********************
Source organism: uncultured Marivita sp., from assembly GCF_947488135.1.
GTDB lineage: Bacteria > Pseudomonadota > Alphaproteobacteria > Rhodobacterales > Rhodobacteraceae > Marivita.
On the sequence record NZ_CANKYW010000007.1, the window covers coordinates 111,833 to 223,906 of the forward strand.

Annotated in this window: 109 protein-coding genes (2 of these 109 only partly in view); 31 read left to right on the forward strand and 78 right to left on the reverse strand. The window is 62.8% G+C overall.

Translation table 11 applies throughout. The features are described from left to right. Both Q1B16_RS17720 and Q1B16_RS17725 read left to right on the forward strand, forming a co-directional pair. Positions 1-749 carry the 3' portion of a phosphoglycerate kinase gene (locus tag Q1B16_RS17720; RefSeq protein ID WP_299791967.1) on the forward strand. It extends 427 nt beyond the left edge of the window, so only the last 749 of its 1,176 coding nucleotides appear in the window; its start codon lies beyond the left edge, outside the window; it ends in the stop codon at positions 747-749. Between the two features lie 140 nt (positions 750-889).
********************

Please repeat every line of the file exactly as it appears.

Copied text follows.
Source organism: uncultured Marivita sp., from assembly GCF_947488135.1.
GTDB lineage: Bacteria > Pseudomonadota > Alphaproteobacteria > Rhodobacterales > Rhodobacteraceae > Marivita.
On the sequence record NZ_CANKYW010000007.1, the window covers coordinates 111,833 to 223,906 of the forward strand.

Annotated in this window: 109 protein-coding genes (2 of these 109 only partly in view); 31 read left to right on the forward strand and 78 right to left on the reverse strand. The window is 62.8% G+C overall.

Translation table 11 applies throughout. The features are described from left to right. Both Q1B16_RS17720 and Q1B16_RS17725 read left to right on the forward strand, forming a co-directional pair. Positions 1-749 carry the 3' portion of a phosphoglycerate kinase gene (locus tag Q1B16_RS17720; RefSeq protein ID WP_299791967.1) on the forward strand. It extends 427 nt beyond the left edge of the window, so only the last 749 of its 1,176 coding nucleotides appear in the window; its start codon lies beyond the left edge, outside the window; it ends in the stop codon at positions 747-749. Between the two features lie 140 nt (positions 750-889).